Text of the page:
A 2008 study of women in Iran finds that ginger helps relieve period cramps. Participants took a 500-milligram capsule of ginger powder for 5 days, and they noted significantly less pain. Ginger can also be easier on your GI system than nonsteroidal anti-inflammatory drugs (NSAIDs) to treat period-related digestive symptoms.
Ginger can increase serotonin levels, which is the mechanism that some migraine medications use. A 2018 study published by the International Headache Society finds that ginger can also boost the effectiveness of NSAIDs taken for migraine headaches. The same study finds that ginger produces fewer side effects than sumatriptan but is similarly effective.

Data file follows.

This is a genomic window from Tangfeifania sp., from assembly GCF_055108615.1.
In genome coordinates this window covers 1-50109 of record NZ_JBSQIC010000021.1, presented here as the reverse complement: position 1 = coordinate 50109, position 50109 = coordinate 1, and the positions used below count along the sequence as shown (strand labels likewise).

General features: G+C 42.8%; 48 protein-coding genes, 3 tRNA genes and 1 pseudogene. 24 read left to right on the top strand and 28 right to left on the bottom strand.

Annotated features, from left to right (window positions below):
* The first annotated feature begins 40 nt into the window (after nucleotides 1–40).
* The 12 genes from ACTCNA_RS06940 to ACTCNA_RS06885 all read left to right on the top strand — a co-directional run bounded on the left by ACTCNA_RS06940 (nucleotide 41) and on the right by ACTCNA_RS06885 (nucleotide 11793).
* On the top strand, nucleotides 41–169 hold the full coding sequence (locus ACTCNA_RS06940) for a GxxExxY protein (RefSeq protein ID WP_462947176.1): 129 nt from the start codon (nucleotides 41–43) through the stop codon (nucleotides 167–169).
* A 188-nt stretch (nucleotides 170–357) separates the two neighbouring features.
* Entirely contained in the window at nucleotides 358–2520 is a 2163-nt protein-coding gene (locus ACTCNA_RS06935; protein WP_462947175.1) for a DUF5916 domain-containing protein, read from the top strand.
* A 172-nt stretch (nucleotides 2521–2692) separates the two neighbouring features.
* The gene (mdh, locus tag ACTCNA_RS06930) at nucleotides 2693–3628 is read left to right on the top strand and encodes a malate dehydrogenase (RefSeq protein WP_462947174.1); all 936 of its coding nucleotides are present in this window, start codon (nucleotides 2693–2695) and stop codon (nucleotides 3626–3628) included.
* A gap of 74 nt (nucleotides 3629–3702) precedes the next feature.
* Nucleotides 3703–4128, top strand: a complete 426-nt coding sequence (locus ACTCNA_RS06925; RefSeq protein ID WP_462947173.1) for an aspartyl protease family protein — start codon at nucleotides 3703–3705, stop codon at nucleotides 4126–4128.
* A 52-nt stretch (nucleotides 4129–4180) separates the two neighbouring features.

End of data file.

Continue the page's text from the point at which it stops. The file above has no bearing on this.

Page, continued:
In a study published in the Asian Journal of Medical Sciences, researchers find that ginger increases serotonin and dopamine levels in rats. These hormones are key to a sense of happiness and well-being in humans.
Ginger can ease the pressure on the connection between the esophagus and the stomach, reduce abdominal cramps, and prevent bloating and indigestion. It may also help constipation because it promotes the movement of food through the body.
A study of 100 men in Iran who sought treatment for infertility finds that those who take ginger have lower levels of sperm DNA fragmentation. A review of studies published from 2004–2019 finds that ginger improves sperm quality, including quantity, viability, and motility.
In a study of female rats, researchers find that ginger stimulates the follicles that produce eggs. Ginger may also help fertilized eggs implant. However, no similar studies have been done on humans.